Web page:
Last night’s meal consisted of curried vegetable pasties, asparagus with nutmeg hollandaise, and a raspberry-chocolate flourless cake with homemade whipped cream. Naked ladies dancing with abandon beneath a decaying Sun*. I was most proud of the cake. You know how sometimes you’ll taste a dessert and you immediately feel that you’re doing something so wrong but it feels so right? I guess the word is sinful. You’re stomach screams “This is blasphemy!” but your taste-buds whimper, “Do it again…!” (If you’re interested, I’ve included the recipe below.)

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A critical analysis of the cultural impact of the Andrews Sisters on the United States of America

Posted by Job O Brother, June 1, 2011 11:28am | Post a Comment

andrews sisters
The Andrews Sisters: Curly, Groucho and the Holy Spirit


When considering the Andrews Sisters the word “blood-thirsty” rarely comes into play.

I hope you’ve enjoyed these essays on harmonizing, pop-vocal groups. Below you’ll find other ditties from this genre that I think are the bee’s articulatio genus. Before that, though, I want to share with you a little culinary experience I had recently.

The boyfriend and I had our friends Rachel and Paul over for dinner. As usual, I did all the cooking – the boyfriend, after all, can’t make an entire meal out of burned water alone – and I was thinking of various ways to spruce things up. It occurred to me, instead of serving bread with our meal, to make a simple yellow cake with the addition of savory herbs.

rosemarysage

First, hours before I was ready to bake, I chopped up fresh rosemary and sage and simmered them in one cup of unsalted butter, over low heat. Once the liquid gold of the butter had soaked in the essence of the fresh herbs, lending a faint grass-green hue, I took it off the fire and allowed it to congeal. I used this butter for the cake. The effect of this savory dessert – being both salty and sweet – was similar to cornbread, but earthier, lighter, and altogether swell. I thought you should know.

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(In which we celebrate the birth of Georg Philipp Telemann.)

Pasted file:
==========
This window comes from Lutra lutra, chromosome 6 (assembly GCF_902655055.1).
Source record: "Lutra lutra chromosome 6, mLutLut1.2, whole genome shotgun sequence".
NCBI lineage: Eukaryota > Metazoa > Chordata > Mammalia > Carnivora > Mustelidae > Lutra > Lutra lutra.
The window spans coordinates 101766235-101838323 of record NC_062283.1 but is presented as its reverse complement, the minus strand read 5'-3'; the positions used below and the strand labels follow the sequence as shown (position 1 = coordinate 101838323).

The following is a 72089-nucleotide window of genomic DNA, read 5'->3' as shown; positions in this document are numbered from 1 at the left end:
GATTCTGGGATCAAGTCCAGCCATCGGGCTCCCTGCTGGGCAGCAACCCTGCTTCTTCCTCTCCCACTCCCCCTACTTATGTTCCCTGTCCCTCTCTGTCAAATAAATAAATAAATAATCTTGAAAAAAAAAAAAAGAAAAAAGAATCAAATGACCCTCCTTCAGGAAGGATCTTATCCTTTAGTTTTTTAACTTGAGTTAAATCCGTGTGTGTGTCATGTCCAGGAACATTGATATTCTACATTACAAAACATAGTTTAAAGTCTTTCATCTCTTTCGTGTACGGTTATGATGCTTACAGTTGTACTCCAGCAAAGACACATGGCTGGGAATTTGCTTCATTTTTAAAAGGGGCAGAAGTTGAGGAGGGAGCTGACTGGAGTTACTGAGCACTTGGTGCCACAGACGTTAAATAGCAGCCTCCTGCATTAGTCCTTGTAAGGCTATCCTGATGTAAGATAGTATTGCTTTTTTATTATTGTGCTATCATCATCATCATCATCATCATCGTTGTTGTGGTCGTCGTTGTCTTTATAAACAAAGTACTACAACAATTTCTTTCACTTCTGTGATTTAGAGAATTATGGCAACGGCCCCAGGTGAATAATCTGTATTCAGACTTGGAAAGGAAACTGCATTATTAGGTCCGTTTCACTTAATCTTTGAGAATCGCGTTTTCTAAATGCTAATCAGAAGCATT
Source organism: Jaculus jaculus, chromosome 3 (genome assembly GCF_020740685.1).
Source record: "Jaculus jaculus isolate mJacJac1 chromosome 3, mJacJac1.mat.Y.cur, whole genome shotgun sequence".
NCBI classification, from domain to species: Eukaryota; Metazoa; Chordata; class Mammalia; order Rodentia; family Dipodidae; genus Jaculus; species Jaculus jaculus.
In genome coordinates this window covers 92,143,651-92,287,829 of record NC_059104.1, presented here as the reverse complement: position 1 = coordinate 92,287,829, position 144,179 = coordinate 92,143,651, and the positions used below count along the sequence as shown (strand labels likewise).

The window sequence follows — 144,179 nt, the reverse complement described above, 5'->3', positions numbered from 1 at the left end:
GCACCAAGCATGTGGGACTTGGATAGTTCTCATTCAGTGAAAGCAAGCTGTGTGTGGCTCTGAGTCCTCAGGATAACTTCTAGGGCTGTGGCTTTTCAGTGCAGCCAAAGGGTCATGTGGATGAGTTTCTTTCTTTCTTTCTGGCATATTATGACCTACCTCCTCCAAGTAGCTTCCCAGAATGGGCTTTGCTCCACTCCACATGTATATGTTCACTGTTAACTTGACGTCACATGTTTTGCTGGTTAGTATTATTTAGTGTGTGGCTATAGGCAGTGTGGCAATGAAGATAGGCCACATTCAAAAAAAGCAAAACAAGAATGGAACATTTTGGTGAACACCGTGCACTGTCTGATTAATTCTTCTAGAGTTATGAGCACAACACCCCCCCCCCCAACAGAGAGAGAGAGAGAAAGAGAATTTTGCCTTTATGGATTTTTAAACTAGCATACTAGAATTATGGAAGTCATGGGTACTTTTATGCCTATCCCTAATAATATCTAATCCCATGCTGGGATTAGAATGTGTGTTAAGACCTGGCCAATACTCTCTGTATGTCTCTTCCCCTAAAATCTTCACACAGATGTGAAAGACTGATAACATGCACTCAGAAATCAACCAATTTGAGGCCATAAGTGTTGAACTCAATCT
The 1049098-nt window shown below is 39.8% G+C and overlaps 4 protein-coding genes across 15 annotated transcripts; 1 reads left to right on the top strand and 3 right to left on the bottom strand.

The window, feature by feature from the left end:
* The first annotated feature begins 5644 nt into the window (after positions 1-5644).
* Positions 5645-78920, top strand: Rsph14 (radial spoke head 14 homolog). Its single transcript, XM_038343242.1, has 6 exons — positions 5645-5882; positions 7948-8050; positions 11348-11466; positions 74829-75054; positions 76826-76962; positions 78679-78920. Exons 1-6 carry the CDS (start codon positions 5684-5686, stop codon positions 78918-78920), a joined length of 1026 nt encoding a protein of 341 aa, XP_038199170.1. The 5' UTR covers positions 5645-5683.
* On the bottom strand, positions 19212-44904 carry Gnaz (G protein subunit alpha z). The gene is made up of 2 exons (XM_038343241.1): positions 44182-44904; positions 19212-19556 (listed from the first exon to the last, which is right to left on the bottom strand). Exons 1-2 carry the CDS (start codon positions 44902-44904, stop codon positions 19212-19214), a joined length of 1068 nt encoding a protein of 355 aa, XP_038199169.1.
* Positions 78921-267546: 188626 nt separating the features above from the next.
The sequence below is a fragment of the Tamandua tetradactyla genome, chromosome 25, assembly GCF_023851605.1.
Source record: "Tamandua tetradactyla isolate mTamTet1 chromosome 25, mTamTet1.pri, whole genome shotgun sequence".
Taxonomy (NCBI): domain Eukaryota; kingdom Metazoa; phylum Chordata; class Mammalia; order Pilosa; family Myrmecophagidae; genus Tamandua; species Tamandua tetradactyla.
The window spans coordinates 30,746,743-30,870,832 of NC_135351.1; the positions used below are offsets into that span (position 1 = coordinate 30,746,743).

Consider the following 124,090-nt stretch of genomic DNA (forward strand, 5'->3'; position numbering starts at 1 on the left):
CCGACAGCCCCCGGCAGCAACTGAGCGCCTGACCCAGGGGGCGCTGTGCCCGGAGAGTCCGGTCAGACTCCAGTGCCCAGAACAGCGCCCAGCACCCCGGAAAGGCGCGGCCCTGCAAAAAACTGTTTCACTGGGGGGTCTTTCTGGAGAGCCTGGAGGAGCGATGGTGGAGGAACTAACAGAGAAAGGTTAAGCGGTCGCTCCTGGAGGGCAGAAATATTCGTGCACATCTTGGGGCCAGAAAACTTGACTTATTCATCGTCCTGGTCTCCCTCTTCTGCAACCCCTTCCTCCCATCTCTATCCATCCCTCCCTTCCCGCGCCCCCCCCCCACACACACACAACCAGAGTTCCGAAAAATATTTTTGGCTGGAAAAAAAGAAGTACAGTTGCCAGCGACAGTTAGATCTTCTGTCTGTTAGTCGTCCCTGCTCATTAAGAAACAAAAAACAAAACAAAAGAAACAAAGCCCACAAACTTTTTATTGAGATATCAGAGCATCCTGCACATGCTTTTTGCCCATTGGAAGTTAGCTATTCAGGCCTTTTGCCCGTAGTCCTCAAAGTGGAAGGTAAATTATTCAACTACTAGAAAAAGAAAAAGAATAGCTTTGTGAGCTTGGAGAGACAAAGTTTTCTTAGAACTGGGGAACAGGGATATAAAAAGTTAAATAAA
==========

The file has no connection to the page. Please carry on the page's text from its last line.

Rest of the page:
Posted by Job O Brother, March 14, 2011 01:55pm | Post a Comment
georg philipp telemann
I'm... too sexy for my justacorps

Today would have been the 330th birthday of one of my favorite composers, Georg Philipp Telemann, if he hadn’t tragically passed away in 1767. What follows here is a brief history of his life which isn’t entirely a made-up lie.

1681–1701: Childhood and early youth

Telemann was born in Magdeburg, the capital of the wild and swinging Duchy of Magdeburg, Brandenburg-Prussia, into an upper-right middle of center just-under-the-yellow-bit class family. His parents were Heinrich “The Tickler” Telemann, deacon at the Church of the Holy Spirit & Wafflehouse in Magdeburg, and Maria Haltmeier, daughter of a clergyman-turned-female impersonator (most famous for his rollicking version of O, Thar’s a Terryble Byrn in Mye Nawty Place which he’d perform while re-enacting the signing of the Treaty of Bakhchisarai in a particularly saucy fashion involving a few busty courtesans, a trained parrot and some offensively-molded birdseed sculptures).

Telemann's father died in 1685, leaving Maria to raise the children, protect them from their grandfather and his birds, and oversee their education. Telemann studied at the Altst├Ądtisches Gymnasium and at the Domschule, where he was taught the catechism, Latin and Greek, and American History (then a very short and easy class). At age 10 he took singing lessons, studied keyboard playing, and learned some tips on how to make perfect pancakes for two weeks with a local gourmet organist. This was enough to inspire the boy to teach himself other instruments (recorder, violin and zither), start composing, and dabble in making his own syrups. His first music pieces were arias, motets, some freestyle rap and instrumental works, and at age twelve he composed his first opera, Sigismundus, a drama which told the story of a young man who was eager to see a woman naked but was thwarted by having acne and a reputation at school that he was a “total fag.” The opera was not a success.